Historian Kevin Hymel had the privilege of interviewing Bradford Freeman, the last surviving member of Easy Company who passed away on July 3, 2022, for two articles that he wrote for WWII History magazine in 2019. Mr. Freeman recalls parachuting into Normandy and the Netherlands and fighting under in Normandy, Operation Market Garden, and the Battle of the Bulge during World War II. Excerpts appear below, and you can continue reading both articles on Warfare History Network.
“Easy Company Mortarman”
The green light lit up the inside of the Douglas C-47 Skytrain’s fuselage, and 20 paratroopers from Easy Company’s Stick 70, 506th Parachute Infantry Regiment, 101st Airborne Division charged out the door. Twenty-year-old Private Bradford “Brad” Clark Freeman, the fifth man in line, exited and his parachute quickly popped open. In the intermittent light of the full moon, he could see a pasture rushing up at him. He counted five cows below before he hit the ground.
“It was a nice jump,” Freeman recalled. He noticed one of the cows had a white face and red body, reminding him of the cows on his family farm in Artesia, Mississippi. For a brief second, he thought he was home before remembering he was now in enemy territory with a war to fight.
As Freeman freed himself from his jump harness, he looked skyward and saw paratroopers jumping out of another C-47. Their parachutes blossomed, and the men drifted to the ground. One man landed by a nearby road. Freeman rushed over and discovered it was his friend Private Lewis Lampos from Georgia, who slept across from him at their Aldbourne, England, barracks. Lampos had broken his leg. Freeman gathered up Lampos’s parachute and hid it in the woods then dragged him into some bushes. He briefly treated Lampos’s leg and told him if any vehicle passed by to shoot the driver. Then he took off to find more paratroopers as Lampos cursed after him. “They told us if you couldn’t help a wounded paratrooper,” explained Freeman, “you had to move on.”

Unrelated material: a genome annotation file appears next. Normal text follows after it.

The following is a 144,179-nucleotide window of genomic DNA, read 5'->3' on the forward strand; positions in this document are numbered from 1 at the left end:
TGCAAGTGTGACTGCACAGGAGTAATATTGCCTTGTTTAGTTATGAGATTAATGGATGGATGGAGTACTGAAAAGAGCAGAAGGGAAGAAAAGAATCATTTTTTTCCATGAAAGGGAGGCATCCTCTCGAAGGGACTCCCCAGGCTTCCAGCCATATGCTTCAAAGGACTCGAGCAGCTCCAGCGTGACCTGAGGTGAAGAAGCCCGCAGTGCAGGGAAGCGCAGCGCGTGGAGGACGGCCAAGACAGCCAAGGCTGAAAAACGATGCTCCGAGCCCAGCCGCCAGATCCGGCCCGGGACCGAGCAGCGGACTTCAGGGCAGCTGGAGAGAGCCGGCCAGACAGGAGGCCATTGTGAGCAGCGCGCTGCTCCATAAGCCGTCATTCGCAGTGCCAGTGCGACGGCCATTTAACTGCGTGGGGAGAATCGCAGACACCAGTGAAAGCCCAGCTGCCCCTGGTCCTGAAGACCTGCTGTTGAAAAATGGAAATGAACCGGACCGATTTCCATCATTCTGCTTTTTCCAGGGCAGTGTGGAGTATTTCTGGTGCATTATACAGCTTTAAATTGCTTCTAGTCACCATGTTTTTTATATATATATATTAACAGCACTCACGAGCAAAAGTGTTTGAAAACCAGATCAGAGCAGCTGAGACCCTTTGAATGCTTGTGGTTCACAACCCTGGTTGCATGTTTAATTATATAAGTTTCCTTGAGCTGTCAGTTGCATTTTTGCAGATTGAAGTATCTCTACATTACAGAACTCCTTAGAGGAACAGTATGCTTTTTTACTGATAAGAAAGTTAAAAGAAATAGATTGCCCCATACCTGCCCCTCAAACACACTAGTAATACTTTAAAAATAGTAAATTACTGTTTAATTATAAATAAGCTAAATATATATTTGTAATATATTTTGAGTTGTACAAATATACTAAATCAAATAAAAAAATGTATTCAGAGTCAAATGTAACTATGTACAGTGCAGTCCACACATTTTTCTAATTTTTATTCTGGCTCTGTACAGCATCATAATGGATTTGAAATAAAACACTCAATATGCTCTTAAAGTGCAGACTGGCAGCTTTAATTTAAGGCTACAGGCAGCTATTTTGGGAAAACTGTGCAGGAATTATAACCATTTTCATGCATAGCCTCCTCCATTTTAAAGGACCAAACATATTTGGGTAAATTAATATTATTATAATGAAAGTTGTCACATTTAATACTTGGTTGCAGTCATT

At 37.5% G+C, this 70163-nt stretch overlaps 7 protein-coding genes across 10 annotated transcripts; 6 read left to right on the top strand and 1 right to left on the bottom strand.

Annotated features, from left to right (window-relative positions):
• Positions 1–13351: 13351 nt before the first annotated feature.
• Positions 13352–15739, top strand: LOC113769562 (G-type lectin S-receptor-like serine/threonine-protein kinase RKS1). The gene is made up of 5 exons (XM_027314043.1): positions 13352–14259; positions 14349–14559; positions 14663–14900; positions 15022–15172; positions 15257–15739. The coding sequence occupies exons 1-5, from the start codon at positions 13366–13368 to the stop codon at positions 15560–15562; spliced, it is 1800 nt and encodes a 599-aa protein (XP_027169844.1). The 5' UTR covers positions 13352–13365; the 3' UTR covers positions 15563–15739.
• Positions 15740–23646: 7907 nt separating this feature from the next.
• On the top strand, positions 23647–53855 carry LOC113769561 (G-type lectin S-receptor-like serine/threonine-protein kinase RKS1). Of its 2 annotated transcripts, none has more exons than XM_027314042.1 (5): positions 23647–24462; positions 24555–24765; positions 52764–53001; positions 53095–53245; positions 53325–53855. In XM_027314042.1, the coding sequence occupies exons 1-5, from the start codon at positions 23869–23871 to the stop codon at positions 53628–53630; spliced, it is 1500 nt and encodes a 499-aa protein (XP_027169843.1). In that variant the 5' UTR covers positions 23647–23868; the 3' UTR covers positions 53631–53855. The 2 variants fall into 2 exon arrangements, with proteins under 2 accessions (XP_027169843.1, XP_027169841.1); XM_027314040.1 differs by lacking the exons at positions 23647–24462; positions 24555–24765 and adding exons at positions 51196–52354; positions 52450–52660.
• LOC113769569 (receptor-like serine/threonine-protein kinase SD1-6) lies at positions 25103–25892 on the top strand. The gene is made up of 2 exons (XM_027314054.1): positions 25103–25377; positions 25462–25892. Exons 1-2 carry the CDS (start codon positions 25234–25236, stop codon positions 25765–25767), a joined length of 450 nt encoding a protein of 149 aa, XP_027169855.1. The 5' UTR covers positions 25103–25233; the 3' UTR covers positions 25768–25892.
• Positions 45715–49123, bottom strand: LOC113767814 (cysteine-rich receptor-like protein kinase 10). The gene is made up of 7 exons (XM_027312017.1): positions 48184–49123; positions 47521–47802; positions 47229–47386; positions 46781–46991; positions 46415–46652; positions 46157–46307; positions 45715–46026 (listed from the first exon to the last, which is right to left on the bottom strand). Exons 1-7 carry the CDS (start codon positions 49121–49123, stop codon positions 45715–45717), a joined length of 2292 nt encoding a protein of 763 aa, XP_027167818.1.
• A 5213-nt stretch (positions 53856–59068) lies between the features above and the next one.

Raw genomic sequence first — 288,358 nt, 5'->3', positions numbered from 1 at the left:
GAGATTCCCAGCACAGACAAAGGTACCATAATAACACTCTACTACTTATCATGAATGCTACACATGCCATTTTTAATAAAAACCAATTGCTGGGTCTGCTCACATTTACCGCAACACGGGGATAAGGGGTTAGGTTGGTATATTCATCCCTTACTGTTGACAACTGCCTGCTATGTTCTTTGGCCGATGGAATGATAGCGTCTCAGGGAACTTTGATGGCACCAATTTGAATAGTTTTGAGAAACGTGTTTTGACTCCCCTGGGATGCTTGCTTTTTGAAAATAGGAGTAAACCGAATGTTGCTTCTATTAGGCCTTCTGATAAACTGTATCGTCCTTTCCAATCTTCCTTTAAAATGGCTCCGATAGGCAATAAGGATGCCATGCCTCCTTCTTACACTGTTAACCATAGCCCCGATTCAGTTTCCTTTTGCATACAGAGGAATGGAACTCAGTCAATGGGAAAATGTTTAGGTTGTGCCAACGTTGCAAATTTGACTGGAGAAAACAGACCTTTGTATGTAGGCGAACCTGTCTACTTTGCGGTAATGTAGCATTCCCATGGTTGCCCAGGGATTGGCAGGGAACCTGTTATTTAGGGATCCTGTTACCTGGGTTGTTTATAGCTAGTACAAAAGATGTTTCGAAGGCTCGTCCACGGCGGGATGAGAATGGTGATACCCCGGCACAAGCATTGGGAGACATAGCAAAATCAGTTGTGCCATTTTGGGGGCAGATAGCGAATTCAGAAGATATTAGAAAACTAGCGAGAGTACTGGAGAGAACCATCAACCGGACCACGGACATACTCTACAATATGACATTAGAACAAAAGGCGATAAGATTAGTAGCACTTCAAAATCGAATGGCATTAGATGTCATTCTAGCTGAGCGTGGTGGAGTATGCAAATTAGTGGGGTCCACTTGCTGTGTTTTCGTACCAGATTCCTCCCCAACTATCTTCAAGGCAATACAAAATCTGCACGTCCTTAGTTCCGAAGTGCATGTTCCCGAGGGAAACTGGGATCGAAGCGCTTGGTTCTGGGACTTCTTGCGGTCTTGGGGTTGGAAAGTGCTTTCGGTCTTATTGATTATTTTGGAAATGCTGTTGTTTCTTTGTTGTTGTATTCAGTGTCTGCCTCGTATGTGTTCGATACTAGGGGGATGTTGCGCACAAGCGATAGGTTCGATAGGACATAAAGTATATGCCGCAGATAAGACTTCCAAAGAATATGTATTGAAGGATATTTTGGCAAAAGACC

“Easy Company Mortarman in Bastogne”
When word reached 21-year-old Private Bradford “Brad” Freeman in Mourmelon-le-Grand, France, that the entire 101st Airborne Division was being put on 24-hour alert for movement to the front, he was neither surprised nor shocked. “They told us to go, so we went,” he said.
Freeman, a farm boy from Artesia, Mississippi, served as a mortarman with Lieutenant Norman Dike’s Easy Company, 506th Parachute Infantry Regiment, 101st Airborne Division, the “Screaming Eagles.” He had fought in Normandy and the Netherlands, having parachuted into both, and had survived three months of combat against the Germans without serious injury. Now he was in Mourmelon enjoying his time in reserve, watching his fellow Easy Company comrades play cards and dice and cleaning his rifle and mortar.
That all changed late on December 17, 1944, when Freeman and his comrades were put on alert. Three German armies had broken through the American First Army line in Belgium and Luxembourg—the Battle of the Bulge. To counter this threat, General Dwight D. Eisenhower, commander of the Supreme Headquarters Allied Expeditionary Force (SHAEF), ordered his only reserve forces—the 82nd and 101st Airborne Divisions—into the fray.